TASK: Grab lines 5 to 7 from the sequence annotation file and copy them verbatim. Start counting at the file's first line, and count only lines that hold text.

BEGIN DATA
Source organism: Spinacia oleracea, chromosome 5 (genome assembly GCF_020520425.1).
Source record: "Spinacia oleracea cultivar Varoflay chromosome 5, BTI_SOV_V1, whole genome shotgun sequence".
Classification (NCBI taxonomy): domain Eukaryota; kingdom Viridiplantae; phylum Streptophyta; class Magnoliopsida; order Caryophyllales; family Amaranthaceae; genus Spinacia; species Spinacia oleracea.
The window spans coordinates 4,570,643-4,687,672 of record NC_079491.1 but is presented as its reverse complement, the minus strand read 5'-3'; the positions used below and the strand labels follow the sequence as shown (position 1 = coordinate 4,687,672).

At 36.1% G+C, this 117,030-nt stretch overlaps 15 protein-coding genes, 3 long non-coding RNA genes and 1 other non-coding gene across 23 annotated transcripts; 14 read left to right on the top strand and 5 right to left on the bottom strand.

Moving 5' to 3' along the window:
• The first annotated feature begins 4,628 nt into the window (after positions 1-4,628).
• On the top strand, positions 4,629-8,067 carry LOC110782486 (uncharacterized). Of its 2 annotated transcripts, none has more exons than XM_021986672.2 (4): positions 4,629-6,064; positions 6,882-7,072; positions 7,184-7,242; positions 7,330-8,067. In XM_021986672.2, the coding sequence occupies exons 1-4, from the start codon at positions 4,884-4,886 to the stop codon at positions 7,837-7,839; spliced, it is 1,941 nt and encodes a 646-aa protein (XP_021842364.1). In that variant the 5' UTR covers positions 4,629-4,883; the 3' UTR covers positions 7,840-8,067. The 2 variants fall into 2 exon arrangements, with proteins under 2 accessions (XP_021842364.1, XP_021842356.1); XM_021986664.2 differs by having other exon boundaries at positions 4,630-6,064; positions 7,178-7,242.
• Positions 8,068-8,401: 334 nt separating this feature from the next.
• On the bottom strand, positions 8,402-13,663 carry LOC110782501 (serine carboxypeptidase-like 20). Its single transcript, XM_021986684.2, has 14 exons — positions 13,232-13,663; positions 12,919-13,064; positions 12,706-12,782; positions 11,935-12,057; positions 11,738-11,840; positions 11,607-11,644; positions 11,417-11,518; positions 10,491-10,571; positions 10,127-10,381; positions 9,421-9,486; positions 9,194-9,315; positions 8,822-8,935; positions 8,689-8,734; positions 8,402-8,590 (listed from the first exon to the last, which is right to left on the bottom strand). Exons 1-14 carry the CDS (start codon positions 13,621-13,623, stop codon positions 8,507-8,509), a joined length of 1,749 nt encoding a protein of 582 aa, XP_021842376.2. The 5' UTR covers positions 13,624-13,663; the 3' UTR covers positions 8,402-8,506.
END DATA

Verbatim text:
At 36.1% G+C, this 117,030-nt stretch overlaps 15 protein-coding genes, 3 long non-coding RNA genes and 1 other non-coding gene across 23 annotated transcripts; 14 read left to right on the top strand and 5 right to left on the bottom strand.

Moving 5' to 3' along the window:
• The first annotated feature begins 4,628 nt into the window (after positions 1-4,628).